Case in point: Marvel’s “Deadpool,” which warped the superhero formula with wit to become a domestic smash. It didn’t even get a Chinese release.

READ MORE: How Disney’s ‘Zootopia’ Became a $1 Billion Dollar Success Story

"Zootopia"

“Zootopia”

Animation: Bring on the Cute

In China, Disney’s “Zootopia” is no. 1 with its array of appealing animals. “Finding Dory” stands at $38 million, $440 million below its domestic take. What makes Pixar so appealing elsewhere — unconventional plots, social awareness, adult appeal — isn’t what Chinese audiences want in their animated films. China is not Japan, where there is a serious animation tradition (and one that Pixar wanted to emulate). It’s not that Chinese audiences are uneducated, or lack sophistication. However, they’ve faced decades of a centrally controlled culture that was steeped in propaganda.

Diversity Isn’t Welcome

Simply put, China doesn’t have much interest in movies that feature female or African-American leads. Among the titles that didn’t make the cut in China this year are “Ghostbusters,” “Central Intelligence” and “Ride Along 2.” (“Central Intelligence” is a particular shocker; Dwayne Johnson is a major star in China, thanks to films like the “Furious” series and “San Andreas.”)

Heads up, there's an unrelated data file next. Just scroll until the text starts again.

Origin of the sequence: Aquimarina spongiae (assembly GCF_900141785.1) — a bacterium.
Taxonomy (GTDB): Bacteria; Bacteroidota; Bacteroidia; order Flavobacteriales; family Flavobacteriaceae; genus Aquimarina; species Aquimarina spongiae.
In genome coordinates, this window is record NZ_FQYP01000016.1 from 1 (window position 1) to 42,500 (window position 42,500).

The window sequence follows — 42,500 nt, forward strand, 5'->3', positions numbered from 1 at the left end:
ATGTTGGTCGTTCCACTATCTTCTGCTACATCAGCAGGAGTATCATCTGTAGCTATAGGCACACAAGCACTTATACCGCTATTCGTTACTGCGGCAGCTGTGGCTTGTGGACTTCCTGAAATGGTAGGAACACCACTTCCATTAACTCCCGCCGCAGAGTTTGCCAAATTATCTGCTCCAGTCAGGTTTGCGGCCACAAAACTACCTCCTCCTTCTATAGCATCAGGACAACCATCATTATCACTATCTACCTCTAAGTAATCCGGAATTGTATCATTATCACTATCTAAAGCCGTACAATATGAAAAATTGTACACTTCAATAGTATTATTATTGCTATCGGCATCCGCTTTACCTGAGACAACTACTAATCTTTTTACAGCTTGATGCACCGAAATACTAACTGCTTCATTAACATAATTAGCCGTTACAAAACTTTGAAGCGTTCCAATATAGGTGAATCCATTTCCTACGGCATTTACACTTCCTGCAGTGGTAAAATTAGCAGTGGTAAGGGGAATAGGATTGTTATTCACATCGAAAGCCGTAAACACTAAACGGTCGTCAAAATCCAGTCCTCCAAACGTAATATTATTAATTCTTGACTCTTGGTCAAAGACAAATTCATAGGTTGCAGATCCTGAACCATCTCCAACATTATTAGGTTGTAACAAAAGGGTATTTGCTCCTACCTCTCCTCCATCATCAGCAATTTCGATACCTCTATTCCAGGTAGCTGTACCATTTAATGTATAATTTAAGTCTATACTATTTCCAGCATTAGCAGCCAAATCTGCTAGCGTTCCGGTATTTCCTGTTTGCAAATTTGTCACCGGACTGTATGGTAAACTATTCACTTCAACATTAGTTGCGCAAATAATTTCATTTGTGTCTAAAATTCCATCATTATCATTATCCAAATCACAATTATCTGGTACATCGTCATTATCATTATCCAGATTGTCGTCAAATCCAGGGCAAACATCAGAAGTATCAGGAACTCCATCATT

Another telling note: Will Smith is not in “Independence Day: Resurgence,” a sequel to the film that made him an international star. He’s a lead in “Suicide Squad.” Outside China, “Suicide Squad” has made twice as much as “Resurgence.” In China, “Suicide Squad” didn’t get a release.

"Deadpool"

“Deadpool”

20th Century Fox

Rated ‘R’ Is Ruinous

China has no rating system; everyone of all ages, 2-90, is admitted to all movies. In practice, that means the censors frown not only on religious, magical and mystical material but adult themes and sexual content. That was another strike against “Deadpool”; it also eliminates R-rated horror films from consideration. (The adjacent Hong Kong film industry has a long-held horror-film culture of its own, but supposedly Chinese authorities regard American variations as against their own traditions.)

Here’s some heavy irony: In the U.S. Sony released “The Mermaid,” the biggest hit in Chinese history. Its rating? R, for an accumulation of minor reasons including a scene of an animal dying onscreen and a brief glimpse of a male rear end. Maybe the MPAA has a sense of humor after all.

Local Factors Matter

In China, “Warcraft” was a perfect storm. The video game’s still popular, local actor Daniel Wu had a prominent role, there was some Chinese production and Chinese powerhouse Wanda purchased the film’s producer, Legendary Studios. That gave it an unprecedented level of promotional partnerships and a release date over a major early summer holiday. (Credit Universal for getting out ahead on all of this.)

We live in a world where China turned “Now You See Me” into a franchise; the third outing will have Chinese elements, a testimony to the territory that loves it.